Nicole Schneider

Nicole Schneider

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Bio

Nicole Schneider received her BFA in Printmaking from Kent State University in 2007 and went on to receive a Masters of Fine Art in Printmaking from Kent State University in 2012. While in graduate school, she was awarded an assistantship with the School of Art Galleries and worked as the Assistant to the Director of the School of Art Galleries for two years.
From 2008-2015 she worked in various capacities for Zygote Press, Inc., a non-profit printmaking organization in Cleveland, Ohio, including serving as Gallery Director, instructing classes, and printing editions with Ink House. She also served on the installation crews at MOCA Cleveland, the Akron Art Museum, and the Transformer Station.

Nicole currently makes work out of her home studio in Lakewood, Ohio.

Statement

While I have long been interested in developmental and behavioral psychology and creating abstract landscapes of the mind, my most recent work is inspired by my evolving roles as artist, wife, mother, and experiencing first-hand the task of socializing a toddler, or teaching one to “color inside the lines.” This work employs overlapping gestural marks and blocks of color to explore relationships between order [thinking] and chaos [feeling] pertaining to human consciousness and behavior.

Each piece is an accumulation of thought and action, a dialogue between looking, thinking, acting and reacting, in intuitive response to the previous decisions I have made. I begin with a single act on the page, often a gestural relief lift drawing or intentionally imperfect drag of a silkscreen flood. A set of formal elements collected and constructed from the environment around me, such as fabrics, cardboard, and window screen mesh are used to print in relief. Gestural marks made in my sketchbook are enlarged and burned to a silkscreen. Paint smears and spray-paint drips are transferred to silkscreen. These expressive, naturally occurring, indexical, and gestural marks are then paired with precise, orderly, restrained, hard-edge geometric shapes. Often these geometric shapes interrupt the gestural marks by way of a block-out stencil. Other times, the geometric shapes overprint and obscure the gestural marks beneath. The interplay and repetition of these opposing formal elements creates a visual dialog that mimics the way the brain gathers, organizes, and prioritizes information.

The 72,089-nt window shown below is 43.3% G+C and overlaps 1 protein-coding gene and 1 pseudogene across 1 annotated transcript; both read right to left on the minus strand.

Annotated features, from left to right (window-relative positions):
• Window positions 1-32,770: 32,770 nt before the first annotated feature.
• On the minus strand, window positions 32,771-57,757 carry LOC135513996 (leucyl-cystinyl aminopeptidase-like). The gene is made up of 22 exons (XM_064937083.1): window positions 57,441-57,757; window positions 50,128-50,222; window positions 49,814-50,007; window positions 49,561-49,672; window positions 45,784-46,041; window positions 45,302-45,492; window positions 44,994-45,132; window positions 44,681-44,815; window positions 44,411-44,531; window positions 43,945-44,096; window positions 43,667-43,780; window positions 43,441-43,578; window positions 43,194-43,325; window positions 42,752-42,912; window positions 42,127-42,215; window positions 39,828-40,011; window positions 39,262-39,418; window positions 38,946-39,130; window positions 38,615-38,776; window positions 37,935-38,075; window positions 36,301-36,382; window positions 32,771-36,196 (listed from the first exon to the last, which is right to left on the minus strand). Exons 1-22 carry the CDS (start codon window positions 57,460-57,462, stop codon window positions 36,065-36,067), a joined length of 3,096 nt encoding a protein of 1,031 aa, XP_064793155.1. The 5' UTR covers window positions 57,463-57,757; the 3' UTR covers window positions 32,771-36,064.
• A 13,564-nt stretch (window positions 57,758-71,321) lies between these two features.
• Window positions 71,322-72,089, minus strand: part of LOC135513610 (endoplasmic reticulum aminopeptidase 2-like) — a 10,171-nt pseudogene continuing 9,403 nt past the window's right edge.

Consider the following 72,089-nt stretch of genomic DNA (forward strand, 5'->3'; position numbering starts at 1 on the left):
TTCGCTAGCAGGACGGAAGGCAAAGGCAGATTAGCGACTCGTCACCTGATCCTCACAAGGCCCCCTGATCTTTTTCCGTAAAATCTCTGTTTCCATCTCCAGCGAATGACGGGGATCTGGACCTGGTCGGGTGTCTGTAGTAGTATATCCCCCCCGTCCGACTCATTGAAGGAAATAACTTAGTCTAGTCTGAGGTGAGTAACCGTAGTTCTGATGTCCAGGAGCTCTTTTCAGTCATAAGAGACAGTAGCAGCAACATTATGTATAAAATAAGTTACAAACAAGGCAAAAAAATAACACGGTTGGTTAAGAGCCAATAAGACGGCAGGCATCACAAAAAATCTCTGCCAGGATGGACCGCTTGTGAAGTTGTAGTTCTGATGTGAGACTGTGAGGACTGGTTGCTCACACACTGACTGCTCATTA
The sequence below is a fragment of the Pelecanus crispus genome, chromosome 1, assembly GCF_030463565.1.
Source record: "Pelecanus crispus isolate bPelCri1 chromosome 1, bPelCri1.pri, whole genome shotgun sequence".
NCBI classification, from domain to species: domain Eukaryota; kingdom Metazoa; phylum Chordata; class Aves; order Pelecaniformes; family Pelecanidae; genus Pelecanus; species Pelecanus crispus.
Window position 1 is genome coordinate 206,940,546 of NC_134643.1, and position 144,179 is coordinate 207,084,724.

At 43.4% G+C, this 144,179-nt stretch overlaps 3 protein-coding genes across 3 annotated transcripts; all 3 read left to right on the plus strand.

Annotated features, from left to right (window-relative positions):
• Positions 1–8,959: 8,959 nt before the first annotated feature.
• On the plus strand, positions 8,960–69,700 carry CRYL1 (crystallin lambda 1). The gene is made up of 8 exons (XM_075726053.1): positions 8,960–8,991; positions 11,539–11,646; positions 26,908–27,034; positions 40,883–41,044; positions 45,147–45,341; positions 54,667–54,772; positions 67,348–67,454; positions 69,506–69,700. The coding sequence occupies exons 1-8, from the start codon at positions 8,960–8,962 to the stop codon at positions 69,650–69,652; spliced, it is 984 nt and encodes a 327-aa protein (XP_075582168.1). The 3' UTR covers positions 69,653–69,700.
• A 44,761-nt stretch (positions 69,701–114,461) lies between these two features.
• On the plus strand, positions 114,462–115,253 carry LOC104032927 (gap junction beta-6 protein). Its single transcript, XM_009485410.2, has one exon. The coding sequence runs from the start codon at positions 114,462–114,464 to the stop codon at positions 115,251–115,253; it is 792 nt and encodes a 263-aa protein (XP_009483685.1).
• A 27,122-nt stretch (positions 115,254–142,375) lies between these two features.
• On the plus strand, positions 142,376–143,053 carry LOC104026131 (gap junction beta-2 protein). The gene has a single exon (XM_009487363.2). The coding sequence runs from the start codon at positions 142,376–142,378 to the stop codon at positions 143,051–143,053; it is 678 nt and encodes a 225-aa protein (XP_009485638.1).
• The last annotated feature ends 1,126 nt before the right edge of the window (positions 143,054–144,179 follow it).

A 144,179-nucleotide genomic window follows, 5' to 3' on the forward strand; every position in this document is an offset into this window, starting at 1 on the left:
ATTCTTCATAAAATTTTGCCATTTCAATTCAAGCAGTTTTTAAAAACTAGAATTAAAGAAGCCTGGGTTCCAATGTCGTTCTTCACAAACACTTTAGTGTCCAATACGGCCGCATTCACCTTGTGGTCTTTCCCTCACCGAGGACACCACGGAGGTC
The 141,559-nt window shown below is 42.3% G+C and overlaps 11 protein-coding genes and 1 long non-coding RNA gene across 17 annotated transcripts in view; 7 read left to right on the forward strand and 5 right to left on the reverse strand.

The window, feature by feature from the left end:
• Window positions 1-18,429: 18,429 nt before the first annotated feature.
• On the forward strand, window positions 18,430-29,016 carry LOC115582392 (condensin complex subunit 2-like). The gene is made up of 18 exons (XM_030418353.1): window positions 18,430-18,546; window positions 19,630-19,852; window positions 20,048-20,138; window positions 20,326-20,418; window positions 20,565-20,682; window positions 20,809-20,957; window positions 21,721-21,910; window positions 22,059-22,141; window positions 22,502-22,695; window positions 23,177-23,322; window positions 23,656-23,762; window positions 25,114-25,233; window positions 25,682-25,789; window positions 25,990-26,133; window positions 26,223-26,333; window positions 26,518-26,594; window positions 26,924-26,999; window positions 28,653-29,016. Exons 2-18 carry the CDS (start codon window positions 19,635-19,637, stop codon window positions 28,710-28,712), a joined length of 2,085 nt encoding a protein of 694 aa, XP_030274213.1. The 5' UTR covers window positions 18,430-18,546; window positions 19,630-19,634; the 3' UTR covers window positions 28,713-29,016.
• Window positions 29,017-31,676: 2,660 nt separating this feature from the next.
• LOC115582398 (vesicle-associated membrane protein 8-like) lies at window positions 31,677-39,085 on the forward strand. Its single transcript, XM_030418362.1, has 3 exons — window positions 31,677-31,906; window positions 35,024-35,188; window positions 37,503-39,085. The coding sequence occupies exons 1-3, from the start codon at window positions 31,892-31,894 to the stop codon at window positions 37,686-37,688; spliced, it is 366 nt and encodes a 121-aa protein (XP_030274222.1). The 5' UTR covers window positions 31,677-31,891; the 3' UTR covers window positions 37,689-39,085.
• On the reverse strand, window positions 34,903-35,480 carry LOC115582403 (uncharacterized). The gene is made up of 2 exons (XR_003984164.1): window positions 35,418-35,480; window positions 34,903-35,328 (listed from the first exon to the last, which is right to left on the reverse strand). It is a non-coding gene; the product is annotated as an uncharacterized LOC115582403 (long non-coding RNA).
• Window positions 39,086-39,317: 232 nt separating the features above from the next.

Featured Work

Clash 1

Clash 1
Screen and relief monoprint 15"x22" 2018

Clash 2

Clash 2
Screen and relief monoprint 15"x22" 2018

Negotiations 2

Negotiations 2
Screen and relief monoprint 22"x30" 2019

Negotiations 3

Negotiations 3
Screen and relief monoprint 22"x30" 2019

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